ID Small Claims Trials

In Idaho, parties to a small claims lawsuit may attempt to settle their claim through stipulation or mediation. You'll need to go to trial only if an agreement doesn't occur between you and the other party.

A trial date is scheduled by the court if the dispute can't be settled. The parties must appear at the trial with all witnesses and documentation.


If the defendant admits to owing the plaintiff money or property, the case can be settled. If the defendant needs time to pay and the plaintiff agrees to the terms, the court may enter a stipulation. The stipulation states the terms and conditions for settling the case.

The parties may also be given an opportunity to meet with a mediator to see if they can come to an agreement. If the parties don't come to an agreement, a date is scheduled for everyone to return for a trial. If the parties agree during mediation, the terms of the agreement is set out by the mediator, signed by the parties and filed with the clerk.


If the parties are unable to reach an agreement through stipulation or mediation, they must appear for trial on the date and at the time scheduled by the clerk. If your case is set for trial, be prepared and on time. Have documents, photographs and witnesses ready. No attorneys are allowed in small claims hearings in Idaho.

At trial, both parties have the opportunity to speak to the judge and ask questions of each other and witnesses. The judge may ask questions of the plaintiff, defendant and witnesses as needed. The judge considers all evidence and testimony. The ruling of the judge is written in the form of a judgment. Sometimes, the judge doesn't make a decision at trial, and the judgment is mailed to both parties.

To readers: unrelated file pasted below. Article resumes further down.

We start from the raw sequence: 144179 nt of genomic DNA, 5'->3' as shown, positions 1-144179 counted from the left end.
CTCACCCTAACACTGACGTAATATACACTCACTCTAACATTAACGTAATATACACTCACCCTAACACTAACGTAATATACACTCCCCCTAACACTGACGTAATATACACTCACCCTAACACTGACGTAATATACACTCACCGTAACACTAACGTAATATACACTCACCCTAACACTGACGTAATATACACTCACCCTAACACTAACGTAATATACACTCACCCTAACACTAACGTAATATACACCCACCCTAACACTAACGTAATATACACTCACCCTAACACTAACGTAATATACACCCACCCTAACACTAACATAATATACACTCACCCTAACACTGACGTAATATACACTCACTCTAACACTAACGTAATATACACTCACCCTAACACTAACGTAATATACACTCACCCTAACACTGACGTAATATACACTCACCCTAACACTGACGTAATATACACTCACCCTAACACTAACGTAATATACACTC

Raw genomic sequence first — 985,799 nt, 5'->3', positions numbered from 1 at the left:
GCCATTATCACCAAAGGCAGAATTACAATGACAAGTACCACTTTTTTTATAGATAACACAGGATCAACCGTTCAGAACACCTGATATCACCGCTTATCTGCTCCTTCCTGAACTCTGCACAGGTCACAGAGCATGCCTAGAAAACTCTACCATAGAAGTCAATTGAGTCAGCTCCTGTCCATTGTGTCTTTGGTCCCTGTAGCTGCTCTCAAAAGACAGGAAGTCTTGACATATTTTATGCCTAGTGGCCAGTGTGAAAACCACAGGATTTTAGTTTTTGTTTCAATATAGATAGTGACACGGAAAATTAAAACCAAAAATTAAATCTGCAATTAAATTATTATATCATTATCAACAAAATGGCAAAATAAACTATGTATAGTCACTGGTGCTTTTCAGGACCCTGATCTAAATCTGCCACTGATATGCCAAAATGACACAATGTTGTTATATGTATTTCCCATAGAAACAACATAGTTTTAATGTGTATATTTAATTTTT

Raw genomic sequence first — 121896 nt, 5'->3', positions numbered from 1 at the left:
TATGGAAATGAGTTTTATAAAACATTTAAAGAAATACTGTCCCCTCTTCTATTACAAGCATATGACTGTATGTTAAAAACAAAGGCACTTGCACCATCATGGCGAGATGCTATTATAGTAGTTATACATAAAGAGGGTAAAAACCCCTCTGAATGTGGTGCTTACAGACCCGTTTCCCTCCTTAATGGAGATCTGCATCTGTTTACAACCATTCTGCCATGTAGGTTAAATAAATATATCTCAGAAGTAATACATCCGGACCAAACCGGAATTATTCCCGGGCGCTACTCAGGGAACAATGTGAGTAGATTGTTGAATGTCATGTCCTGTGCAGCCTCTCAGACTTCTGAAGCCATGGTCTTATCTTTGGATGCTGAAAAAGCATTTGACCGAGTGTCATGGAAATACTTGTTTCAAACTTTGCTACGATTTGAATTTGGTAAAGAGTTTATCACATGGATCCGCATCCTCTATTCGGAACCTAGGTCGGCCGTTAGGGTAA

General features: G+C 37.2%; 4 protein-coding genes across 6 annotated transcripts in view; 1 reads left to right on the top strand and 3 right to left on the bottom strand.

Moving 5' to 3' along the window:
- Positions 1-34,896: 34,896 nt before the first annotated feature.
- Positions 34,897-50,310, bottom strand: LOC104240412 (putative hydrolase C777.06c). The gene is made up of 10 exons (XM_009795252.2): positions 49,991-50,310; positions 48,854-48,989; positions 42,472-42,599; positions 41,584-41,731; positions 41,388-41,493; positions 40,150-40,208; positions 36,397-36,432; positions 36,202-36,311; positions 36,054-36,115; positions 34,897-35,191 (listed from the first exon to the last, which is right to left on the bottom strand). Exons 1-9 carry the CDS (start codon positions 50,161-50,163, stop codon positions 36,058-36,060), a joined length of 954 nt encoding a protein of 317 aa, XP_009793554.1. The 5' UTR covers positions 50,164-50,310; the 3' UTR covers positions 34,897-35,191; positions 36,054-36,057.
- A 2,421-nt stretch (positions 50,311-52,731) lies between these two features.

The evidence you should bring to trial to support your claims or defenses includes:

  • Documents such as contracts, notes, leases and receipts
  • Records
  • Photographs
  • Drawings

Courtroom Conduct

You should follow these general suggestions for courtroom conduct:

  • Be on time for your trial
  • Stick to the issues in dispute when presenting your case
  • Be polite at all times and don't interrupt the judge, the defendant or any of the witnesses at any time
  • If you don't understand something during the trial, ask the judge when it's your turn to speak
  • If an offer to settle your dispute comes up during your trial, think about accepting it because it may be in your best interest to do so

Failure to Appear

If the defendant doesn't appear at trial, you're granted a default judgment for the amount of your claim, plus your filing and service costs. If you fail to appear at trial, the judge will dismiss your claim.

Final Judgment

A final judgment is a legal document that states that one party is entitled to recover damages in a specified amount from another party. Interest is added on the amount awarded until the final judgment is satisfied.

Questions for Your Attorney

  • Can an attorney come with me into the courtroom?
  • What should I take with me to court?
  • What happens if I can't make it to court on my scheduled trial date?
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